Responds to JDD’s objections to his views on the three pairs of appendages in larvae of cirripedes. Reports observations which confirm his views.
Gives his confidential opinion of A. White, C. S. Bate, T. Bell, and W. Baird.
Interested in JDD’s observation that Crustacea are not most developed in the tropics. If JDD ever works it out either in number of species or rank, CD would be glad to have result.
Comments on article by Henri Milne-Edwards ["Crustacés", Ann. Sci. Nat. (Zool.) 18 (1852): 109–66].
Down Bromley Kent.
My dear Sir
I must thank you for your letter, received about a fortnight ago— It was extremely kind of you to write to Mr Lubbock, & I think he was much pleased & flattered at receiving your letter.—f1 I am very glad you mentioned your objection to my views on the nature of the three pairs of appendages in the earliest stage of cirripedes;f2 by an odd chance I was at the time searching for all sorts of evidence, & had just dissected the larva of an Hippolyte (sent me by Mr C. S. Bate) & as far as sequence goes, I find M. Joly’s views, that the three natatory pairs of legs are the 3 pairs of maxillipeds, are true for they closely follow the 2 pairs of jaws & mandibles.—f3
Since my former volume I have gone into the curious case of a S. American cirripede in which the larvæ in all the first stages are typified by an egg-like larva, with the pairs of anterior horns, & posterior horn including the abdomen: & in this case I actually dissected out of the anterior horns the usual prehensile antennæ, with every part perfect. Indeed it is very certain that the larva in the first stage has 2 pairs of antennæ in process of development;f4 a mouth as yet without the 3 pairs of gnathites; & the 3 pair of natatory legs, which may be, as in Hippolyte, the 3 pairs of maxillipeds, & Caridina, but which I fully believe are the 2d 3d 4th thoracic limbs.f5
I have entered all these points with care in my present volume; & I cannot say, how I shd be gratified if you could ever find time to criticise it. I presume I shall not get it printed for 4 or 5 months, but I will, when printed, of course send you a copy.f6 It will be more fully illustrated than the last.— I shd say that I have found many useful hints & cautions in your great work.—f7 By the way I have received the duplicate page.—f8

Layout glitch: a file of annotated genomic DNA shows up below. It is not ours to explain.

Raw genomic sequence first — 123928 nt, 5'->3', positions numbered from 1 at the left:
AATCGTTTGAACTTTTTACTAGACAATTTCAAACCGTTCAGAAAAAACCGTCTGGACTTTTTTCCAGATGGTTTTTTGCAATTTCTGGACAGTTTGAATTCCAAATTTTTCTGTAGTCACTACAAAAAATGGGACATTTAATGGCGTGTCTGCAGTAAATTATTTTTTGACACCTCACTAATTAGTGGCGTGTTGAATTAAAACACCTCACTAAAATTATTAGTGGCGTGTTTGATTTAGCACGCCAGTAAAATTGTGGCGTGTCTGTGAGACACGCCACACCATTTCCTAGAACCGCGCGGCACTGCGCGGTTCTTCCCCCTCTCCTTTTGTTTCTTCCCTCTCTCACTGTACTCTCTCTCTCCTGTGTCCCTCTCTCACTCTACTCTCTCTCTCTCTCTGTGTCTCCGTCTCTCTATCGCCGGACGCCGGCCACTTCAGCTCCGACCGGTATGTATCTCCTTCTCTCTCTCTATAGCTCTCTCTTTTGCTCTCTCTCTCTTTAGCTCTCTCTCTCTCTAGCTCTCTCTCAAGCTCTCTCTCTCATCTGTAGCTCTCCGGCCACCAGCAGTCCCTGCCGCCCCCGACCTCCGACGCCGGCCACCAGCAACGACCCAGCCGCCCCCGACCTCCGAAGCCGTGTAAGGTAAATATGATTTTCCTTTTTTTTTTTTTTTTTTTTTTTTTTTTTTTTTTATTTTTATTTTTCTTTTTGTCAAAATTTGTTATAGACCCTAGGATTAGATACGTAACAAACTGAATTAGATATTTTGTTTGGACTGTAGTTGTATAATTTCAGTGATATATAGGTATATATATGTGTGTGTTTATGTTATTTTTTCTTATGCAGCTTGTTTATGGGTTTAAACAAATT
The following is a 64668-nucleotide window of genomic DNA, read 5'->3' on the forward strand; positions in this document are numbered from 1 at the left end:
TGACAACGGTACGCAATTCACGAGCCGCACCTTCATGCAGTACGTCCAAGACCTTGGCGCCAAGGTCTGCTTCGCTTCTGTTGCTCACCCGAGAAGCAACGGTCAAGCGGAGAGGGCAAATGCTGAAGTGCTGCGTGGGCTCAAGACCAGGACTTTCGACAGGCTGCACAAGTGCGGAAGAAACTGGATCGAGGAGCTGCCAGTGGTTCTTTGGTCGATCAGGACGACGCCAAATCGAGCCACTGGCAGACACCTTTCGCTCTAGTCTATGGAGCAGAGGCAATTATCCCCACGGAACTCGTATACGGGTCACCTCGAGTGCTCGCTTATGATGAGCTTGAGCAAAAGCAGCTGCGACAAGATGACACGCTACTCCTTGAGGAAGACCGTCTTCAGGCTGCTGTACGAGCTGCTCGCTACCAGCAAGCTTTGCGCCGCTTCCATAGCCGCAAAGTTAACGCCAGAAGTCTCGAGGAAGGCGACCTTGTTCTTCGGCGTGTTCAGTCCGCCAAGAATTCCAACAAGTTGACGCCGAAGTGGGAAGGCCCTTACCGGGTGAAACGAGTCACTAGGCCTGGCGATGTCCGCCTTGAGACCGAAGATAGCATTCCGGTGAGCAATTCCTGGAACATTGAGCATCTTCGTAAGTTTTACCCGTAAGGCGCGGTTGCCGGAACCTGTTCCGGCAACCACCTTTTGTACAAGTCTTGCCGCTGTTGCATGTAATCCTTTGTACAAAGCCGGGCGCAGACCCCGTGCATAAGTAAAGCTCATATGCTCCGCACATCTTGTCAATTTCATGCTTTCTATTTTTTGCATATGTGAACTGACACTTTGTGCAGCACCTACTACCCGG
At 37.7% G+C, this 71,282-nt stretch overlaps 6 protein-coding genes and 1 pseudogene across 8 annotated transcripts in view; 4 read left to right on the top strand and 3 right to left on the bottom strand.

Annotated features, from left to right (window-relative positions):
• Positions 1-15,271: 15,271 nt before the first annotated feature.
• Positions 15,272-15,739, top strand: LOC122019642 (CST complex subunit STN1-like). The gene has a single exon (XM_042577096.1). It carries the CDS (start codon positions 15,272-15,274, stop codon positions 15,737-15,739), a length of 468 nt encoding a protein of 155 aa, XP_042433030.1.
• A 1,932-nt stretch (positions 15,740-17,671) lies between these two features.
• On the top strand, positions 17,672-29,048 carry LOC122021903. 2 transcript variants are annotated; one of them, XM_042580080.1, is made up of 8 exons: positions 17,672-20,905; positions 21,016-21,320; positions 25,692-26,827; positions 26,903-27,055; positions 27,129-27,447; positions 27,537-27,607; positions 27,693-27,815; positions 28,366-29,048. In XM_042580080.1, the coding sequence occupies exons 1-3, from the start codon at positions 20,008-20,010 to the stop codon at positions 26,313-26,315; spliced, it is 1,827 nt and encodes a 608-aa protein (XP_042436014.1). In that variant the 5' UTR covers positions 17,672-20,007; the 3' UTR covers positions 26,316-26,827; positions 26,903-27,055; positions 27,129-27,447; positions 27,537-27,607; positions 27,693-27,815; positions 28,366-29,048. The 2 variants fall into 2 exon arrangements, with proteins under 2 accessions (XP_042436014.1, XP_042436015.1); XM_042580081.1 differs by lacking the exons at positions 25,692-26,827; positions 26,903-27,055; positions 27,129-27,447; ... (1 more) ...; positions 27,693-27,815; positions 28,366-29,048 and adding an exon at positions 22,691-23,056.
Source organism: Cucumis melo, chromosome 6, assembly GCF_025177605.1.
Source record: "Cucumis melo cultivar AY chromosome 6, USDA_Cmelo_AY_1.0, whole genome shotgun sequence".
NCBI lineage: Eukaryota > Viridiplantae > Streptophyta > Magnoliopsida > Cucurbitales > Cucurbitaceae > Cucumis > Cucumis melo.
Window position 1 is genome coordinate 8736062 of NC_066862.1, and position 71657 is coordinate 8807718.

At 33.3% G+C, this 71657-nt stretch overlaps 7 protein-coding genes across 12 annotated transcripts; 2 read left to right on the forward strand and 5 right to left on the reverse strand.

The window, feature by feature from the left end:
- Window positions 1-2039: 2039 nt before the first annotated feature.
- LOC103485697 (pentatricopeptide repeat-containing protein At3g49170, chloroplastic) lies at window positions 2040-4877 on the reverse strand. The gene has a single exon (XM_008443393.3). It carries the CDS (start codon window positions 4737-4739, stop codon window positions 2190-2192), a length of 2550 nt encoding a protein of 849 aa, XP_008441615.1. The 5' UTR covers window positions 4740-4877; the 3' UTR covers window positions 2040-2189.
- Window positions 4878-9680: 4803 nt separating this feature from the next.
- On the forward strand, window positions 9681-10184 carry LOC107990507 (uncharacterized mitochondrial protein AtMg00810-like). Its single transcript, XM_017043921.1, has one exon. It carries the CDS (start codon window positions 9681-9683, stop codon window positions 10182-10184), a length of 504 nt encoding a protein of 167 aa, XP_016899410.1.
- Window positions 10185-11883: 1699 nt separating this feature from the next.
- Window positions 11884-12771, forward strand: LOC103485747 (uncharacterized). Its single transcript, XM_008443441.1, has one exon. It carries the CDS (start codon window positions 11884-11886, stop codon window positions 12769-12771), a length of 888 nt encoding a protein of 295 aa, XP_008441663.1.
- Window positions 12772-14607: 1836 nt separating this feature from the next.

I am not much surprised at your correspondence with A. White having failed: I am told by some of his friends, poor fellow, that he has been for some considerable time, somewhat flighty in his head:f9 I have long perceived that though very clever, that he wd not do much from his fickleness.— There is, I hope, a rising Crustaceologist in Mr C. S. Bate (to whom I am soon going to lend your Book): he is an ardent observer, though I apprehend rather rash in theorising, & what is worse in observing: I suspect he trusts to the compound microscope & does not dissect enough, which I believe to be a fatal habit— He is intending to publish with Mr Westwood, a monograph of sessile-eyed crustaceans of Britain.f10 Bell is too busy ever I fear to do much;f11 he is a delightful, kind-hearted person. Dr Baird is a very goodnatured man, but rather indolent, & occupied with routine business at the B. Museum & I doubt whether very original,f12 and this includes, as far as I know, all the English Crustaceologists; & I have confidentially given you what I think of them.
Sir C. & Lady Lyell were staying here a short time since: they start in two days time for Madeira & the Canaries, to work out Craters of Elevation or of Denudation; & he is well charged with points to observe.—f13
To return to Crustacea were you not rather surprised at Milne Edwards new classification in the Annales for 185〈 〉?—f14 I was astonished at parts & could not at all, understand his reasons:— But I have an unbounded respect for M. Edwards as a Naturalistf15 From some old theoretical notions, I was interested by what you say about Crustacea not having been most developed in Tropics:f16 should you ever work this out in other branches, either in regard to mere numbers of species, or their rank I shd be particularly glad to hear the result. At one time Dr Hooker (who is a first rate naturalist, after your own heart) thought that a greater number of species of plants existed in the warmer temperate lands than under torrid zone; but he now doubts whether there are materials to determine this point.
Believe me, Your’s very sincerely & cordially | C. Darwin